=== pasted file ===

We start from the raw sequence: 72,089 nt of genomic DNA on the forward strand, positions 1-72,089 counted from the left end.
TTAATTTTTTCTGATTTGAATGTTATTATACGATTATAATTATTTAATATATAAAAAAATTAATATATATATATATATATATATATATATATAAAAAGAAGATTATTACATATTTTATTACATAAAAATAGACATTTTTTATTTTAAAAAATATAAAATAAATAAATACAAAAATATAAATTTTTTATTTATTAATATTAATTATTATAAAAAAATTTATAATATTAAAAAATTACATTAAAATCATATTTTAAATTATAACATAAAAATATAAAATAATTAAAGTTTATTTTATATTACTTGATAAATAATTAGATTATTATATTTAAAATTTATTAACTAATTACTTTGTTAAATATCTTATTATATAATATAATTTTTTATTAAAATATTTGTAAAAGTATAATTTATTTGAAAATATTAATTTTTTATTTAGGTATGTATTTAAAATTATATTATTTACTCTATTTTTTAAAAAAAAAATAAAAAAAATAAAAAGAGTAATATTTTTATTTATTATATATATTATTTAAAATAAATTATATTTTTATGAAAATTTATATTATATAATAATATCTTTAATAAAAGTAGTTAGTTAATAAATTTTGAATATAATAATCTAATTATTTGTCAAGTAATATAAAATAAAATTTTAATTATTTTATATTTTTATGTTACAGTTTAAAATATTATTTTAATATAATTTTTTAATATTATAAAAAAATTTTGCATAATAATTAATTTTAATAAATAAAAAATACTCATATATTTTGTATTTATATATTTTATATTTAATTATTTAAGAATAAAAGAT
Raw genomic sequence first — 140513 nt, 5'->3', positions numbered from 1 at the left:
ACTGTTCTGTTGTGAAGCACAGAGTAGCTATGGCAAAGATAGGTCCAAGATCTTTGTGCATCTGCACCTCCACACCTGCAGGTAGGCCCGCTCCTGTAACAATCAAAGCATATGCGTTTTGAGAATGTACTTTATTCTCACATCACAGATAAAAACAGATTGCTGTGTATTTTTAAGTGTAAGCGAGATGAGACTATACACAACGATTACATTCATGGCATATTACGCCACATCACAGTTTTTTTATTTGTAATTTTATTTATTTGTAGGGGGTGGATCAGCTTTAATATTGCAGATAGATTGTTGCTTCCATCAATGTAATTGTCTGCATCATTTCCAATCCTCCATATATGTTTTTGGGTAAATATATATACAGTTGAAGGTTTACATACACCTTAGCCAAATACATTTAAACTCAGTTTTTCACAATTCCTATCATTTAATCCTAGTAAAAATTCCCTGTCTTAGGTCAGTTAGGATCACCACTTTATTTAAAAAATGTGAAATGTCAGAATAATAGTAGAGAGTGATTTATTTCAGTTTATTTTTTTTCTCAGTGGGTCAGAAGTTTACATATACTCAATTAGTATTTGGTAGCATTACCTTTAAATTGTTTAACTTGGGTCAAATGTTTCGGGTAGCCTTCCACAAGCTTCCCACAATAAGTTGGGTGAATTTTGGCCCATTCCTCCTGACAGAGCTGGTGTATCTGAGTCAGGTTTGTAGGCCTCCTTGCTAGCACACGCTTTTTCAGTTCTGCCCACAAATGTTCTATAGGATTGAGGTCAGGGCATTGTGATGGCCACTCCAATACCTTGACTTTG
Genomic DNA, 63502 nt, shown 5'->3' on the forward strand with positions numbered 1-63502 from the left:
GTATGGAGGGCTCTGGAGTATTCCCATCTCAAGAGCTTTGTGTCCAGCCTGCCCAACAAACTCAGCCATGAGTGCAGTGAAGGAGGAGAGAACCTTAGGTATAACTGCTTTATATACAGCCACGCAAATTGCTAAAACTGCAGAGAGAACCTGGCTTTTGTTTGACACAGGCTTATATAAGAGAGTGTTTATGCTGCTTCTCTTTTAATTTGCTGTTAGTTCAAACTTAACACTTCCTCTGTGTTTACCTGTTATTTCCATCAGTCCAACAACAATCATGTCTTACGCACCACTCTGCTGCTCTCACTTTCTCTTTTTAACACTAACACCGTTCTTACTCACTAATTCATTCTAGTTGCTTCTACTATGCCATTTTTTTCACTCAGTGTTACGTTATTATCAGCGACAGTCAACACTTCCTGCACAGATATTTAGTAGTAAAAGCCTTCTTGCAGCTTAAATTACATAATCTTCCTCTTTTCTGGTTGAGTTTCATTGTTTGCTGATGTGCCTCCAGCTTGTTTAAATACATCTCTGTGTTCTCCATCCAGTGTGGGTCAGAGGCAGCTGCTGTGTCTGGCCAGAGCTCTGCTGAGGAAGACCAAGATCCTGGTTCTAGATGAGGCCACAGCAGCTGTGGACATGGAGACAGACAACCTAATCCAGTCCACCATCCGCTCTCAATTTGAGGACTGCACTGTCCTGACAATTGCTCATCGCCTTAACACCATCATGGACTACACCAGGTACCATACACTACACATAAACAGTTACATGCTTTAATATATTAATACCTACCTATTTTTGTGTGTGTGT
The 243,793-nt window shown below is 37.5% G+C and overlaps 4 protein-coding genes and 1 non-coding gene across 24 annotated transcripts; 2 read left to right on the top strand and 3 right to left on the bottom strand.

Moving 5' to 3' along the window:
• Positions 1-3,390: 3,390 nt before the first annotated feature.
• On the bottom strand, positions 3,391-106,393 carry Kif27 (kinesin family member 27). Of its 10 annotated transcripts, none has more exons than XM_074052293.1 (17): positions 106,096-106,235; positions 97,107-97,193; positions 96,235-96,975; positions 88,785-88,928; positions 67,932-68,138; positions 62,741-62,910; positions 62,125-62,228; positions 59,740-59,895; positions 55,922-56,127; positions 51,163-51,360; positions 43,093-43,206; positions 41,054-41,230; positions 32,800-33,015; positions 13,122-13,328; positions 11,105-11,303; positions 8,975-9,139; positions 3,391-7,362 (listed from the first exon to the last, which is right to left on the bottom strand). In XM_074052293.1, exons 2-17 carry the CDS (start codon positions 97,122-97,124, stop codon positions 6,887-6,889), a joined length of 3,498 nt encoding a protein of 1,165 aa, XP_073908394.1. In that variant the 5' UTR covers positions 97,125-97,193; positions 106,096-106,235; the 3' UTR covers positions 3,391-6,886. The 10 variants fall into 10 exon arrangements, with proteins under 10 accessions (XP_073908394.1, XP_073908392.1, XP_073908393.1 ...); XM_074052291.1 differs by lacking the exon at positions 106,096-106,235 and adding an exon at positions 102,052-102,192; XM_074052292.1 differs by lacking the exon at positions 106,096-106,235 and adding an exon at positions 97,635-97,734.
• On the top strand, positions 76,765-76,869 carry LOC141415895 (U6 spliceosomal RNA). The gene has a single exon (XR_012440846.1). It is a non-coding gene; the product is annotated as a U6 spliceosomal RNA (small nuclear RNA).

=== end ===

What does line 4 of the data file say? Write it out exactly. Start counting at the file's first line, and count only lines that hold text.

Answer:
ACTGTTCTGTTGTGAAGCACAGAGTAGCTATGGCAAAGATAGGTCCAAGATCTTTGTGCATCTGCACCTCCACACCTGCAGGTAGGCCCGCTCCTGTAACAATCAAAGCATATGCGTTTTGAGAATGTACTTTATTCTCACATCACAGATAAAAACAGATTGCTGTGTATTTTTAAGTGTAAGCGAGATGAGACTATACACAACGATTACATTCATGGCATATTACGCCACATCACAGTTTTTTTATTTGTAATTTTATTTATTTGTAGGGGGTGGATCAGCTTTAATATTGCAGATAGATTGTTGCTTCCATCAATGTAATTGTCTGCATCATTTCCAATCCTCCATATATGTTTTTGGGTAAATATATATACAGTTGAAGGTTTACATACACCTTAGCCAAATACATTTAAACTCAGTTTTTCACAATTCCTATCATTTAATCCTAGTAAAAATTCCCTGTCTTAGGTCAGTTAGGATCACCACTTTATTTAAAAAATGTGAAATGTCAGAATAATAGTAGAGAGTGATTTATTTCAGTTTATTTTTTTTCTCAGTGGGTCAGAAGTTTACATATACTCAATTAGTATTTGGTAGCATTACCTTTAAATTGTTTAACTTGGGTCAAATGTTTCGGGTAGCCTTCCACAAGCTTCCCACAATAAGTTGGGTGAATTTTGGCCCATTCCTCCTGACAGAGCTGGTGTATCTGAGTCAGGTTTGTAGGCCTCCTTGCTAGCACACGCTTTTTCAGTTCTGCCCACAAATGTTCTATAGGATTGAGGTCAGGGCATTGTGATGGCCACTCCAATACCTTGACTTTG